design challenges in analog base band circuits for wireless system

The market for mobile telecommunications products has grown rapidly during the last decade. Cellular phones have become mass-produced products in a market in which price is an important factor affecting the success of the product. Price, size, talk, and stand-by times are the most important technical valuation criteria of a mobile phone. Although the analog receiver front-end does not limit the size of a mobile phone, the implementation of the receiver affects the size, battery life, cost, and manufacturability of the product. A lower cost and size can be achieved by increasing the integration level. There is a trend toward single-chip transceivers, in which all active circuitry is integrated into a single chip. Despite the recent rapid progress in the area, some off-chip passive components will remain a necessity in the near future, like antenna and RF pre-select filter.
Second-generation cellular systems have utilized quite narrow signal bandwidths, while RF and IF circuits have dominated the power consumption of the analog part of the receiver. In thirdgeneration systems, like UTRA/FDD WCDMA, the signal bandwidth at baseband is approximately 2MHz. This is much higher than in the second-generation systems. For example, in GSM, the bandwidth is over an order of magnitude narrower. It is evident that the baseband signal processing in a radio receiver will consume more power in the third-generation systems. The significance of optimizing the analog and digital baseband signal processing of a mobile phone will therefore increase in the future.
The choice of receiver architecture affects receiver performance, including sensitivity, selectivity, and power consumption. The superheterodyne architecture has been the dominating radio architecture because it offers the highest sensitivity and selectivity. The good performance is achieved by utilizing off-chip, passive RF image-reject and IF channel-select filters having high dynamic range and selectivity. At the moment, filters having comparable performance cannot be integrated. These off-chip filters are bulky and expensive. Other receiver architectures that offer higher integration levels have recently been researched extensively. Direct/conversion architecture is a promising candidate. In this architecture, the channel-select filtering can be performed on-chip and there is no need to use an image-reject filter before downconversion. It offers the highest integration level available. However, the fundamental problems of the architecture prevented its use in mobile phones until the early 90’s. Because of these problems, some building blocks, especially down-conversion mixers and analog baseband circuit, have stringent specifications that are difficult to meet.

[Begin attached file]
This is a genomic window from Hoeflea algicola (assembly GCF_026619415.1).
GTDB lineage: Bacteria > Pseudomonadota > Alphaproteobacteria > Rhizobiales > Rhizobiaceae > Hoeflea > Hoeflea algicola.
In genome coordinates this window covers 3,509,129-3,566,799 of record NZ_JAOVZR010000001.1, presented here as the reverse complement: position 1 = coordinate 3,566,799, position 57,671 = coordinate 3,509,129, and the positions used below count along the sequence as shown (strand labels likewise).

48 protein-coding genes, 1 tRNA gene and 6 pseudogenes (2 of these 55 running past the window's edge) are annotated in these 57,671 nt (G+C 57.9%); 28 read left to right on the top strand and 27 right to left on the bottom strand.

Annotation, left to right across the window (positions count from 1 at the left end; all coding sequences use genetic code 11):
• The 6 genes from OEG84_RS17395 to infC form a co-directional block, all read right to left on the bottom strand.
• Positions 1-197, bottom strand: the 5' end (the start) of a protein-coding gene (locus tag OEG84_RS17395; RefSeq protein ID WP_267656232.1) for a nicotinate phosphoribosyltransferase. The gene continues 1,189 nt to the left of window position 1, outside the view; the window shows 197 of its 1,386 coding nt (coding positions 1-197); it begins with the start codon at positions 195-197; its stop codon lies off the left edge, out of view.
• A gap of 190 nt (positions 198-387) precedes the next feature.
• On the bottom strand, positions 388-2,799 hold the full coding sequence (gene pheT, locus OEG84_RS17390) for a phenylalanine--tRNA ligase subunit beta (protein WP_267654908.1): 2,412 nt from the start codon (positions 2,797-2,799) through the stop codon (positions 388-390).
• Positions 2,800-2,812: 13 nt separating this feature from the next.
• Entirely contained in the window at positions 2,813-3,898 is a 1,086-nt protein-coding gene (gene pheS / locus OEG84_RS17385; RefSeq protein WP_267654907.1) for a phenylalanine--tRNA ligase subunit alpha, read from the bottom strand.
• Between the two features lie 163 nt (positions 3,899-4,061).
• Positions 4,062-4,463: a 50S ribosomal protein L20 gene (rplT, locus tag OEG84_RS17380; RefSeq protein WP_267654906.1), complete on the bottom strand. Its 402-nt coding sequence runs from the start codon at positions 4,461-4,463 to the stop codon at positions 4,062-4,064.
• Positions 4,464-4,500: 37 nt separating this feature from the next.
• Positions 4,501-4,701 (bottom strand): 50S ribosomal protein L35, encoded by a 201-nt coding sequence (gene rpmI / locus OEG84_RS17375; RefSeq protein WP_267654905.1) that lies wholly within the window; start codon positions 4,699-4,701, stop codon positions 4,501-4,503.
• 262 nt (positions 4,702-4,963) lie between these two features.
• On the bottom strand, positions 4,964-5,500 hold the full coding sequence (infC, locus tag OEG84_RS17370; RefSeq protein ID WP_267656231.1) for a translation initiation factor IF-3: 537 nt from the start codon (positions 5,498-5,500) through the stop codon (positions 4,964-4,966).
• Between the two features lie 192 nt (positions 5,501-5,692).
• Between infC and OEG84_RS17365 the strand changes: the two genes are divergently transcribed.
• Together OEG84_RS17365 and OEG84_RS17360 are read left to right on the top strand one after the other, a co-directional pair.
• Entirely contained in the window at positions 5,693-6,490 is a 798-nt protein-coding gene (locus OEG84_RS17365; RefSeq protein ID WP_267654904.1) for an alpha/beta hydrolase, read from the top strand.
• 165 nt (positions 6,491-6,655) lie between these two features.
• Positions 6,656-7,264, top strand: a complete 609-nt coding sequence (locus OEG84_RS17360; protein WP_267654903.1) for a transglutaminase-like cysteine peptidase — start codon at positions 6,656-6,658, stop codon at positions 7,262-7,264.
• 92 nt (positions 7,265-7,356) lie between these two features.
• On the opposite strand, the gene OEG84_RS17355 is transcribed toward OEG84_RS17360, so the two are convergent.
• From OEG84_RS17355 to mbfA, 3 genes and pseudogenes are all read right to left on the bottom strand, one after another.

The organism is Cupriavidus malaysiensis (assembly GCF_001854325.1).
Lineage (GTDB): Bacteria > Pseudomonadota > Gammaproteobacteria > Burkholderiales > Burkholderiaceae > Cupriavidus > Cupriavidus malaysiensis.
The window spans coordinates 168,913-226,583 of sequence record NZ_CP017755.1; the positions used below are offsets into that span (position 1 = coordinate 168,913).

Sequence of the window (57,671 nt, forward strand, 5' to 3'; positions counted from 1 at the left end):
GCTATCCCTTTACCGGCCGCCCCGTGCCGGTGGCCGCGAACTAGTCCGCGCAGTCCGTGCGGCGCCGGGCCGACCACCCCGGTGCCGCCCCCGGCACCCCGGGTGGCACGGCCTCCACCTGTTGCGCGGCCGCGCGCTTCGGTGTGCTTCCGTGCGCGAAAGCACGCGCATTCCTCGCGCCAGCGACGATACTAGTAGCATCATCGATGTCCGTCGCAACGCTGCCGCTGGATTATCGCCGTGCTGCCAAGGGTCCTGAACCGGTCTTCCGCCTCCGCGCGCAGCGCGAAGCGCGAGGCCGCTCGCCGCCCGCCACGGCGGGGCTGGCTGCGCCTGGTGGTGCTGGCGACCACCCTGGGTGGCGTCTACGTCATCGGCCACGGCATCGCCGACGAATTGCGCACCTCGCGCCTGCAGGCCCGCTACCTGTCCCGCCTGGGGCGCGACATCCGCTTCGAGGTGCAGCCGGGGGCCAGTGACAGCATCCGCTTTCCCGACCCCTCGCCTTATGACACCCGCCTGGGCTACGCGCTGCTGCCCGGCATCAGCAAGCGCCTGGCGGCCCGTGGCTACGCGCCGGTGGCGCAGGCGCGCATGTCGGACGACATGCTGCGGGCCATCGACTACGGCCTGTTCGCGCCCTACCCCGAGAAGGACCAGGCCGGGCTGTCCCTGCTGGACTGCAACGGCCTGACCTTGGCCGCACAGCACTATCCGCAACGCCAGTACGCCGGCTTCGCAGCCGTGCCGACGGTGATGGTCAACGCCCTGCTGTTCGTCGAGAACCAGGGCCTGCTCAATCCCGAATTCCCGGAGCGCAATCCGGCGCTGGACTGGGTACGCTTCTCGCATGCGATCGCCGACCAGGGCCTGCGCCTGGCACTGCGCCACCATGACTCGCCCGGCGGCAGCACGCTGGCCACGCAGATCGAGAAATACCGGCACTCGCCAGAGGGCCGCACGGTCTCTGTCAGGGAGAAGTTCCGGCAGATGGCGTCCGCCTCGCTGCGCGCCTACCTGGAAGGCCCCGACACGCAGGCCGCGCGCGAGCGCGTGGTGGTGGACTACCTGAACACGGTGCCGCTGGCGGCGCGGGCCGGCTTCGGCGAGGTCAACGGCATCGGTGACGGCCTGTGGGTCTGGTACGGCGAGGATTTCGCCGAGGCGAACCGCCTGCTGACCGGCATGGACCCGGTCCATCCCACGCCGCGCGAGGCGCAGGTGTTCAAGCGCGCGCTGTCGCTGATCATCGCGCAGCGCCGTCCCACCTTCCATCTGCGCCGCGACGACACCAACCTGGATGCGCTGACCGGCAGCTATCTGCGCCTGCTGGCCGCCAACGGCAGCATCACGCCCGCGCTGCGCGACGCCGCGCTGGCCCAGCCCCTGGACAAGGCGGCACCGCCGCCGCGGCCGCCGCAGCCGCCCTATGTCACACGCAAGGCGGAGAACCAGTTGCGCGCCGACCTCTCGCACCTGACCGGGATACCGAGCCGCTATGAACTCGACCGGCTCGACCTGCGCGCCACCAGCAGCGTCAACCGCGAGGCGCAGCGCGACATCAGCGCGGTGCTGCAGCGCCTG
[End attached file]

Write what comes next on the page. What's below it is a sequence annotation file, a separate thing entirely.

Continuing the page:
The second- and third-generation cellular systems will co-exist for some time after the new systems have been launched. In the beginning, the new systems will cover urban areas, while rural areas will be covered at a lower pace. The same handset should be able to operate in both the second- and third-generation systems. The different systems can also be used for different purposes. The need for multi-mode radio receivers operating both in the second- and third-generation systems is evident.
Power consumption is of special importance in cellular phones, since power consumption and maximum battery charge determine stand-by and active times. The supply voltage of digital CMOS circuits is decreasing to minimize the power consumption per logic cell. In addition, the shrinking of device dimensions lowers the maximum allowed supply voltage. It is feasible to have a single supply for the whole transceiver, which means that the supply voltage of analog circuits should decrease as well. However, the relation between supply voltage and power consumption is not as straightforward in the analog domain as in the digital. A low supply voltage limits the amount of stacked transistors and leads to a larger number of current branches. On the other hand, the deterioration of the signal handling capability of analog circuitry is not typically allowed. Dynamic range is limited by noise and supply voltage if a sufficient linearity is assumed. In analog circuits, it becomes increasingly difficult to achieve the required performance with low power when supply voltages decrease. Because of the advances in digital CMOS circuit technology and A/D converter (ADC) implementations, the interface between analog and digital signal processing is moving closer to the antenna. Signal processing functions are moved to the digital domain where all nonidealities of the analog domain can be avoided. The ADCs have become the bottleneck in this development. When the analog-to-digital interface is moved closer to the antenna, the performance requirements of the ADCs become more and more stringent, which increases power consumption. In direct-conversion receivers, there will be a continuous-time lowpass filter at baseband. In narrowband systems, this filter can be a simple structure operating as an anti-alias structure for the following ADC or ΔΣ modulator. In low-power, wide-band receivers, probably a more complicated and higher-order filter will be required to effectively attenuate out-of-band signals and make possible a decrease in the required sample rate and dynamic range in the analog-to-digital conversion and clock frequency in the digital back-end. In low-power, wide-band direct-conversion receivers, particular signal processing functions will remain in the analog domain for reasons relating to power consumption.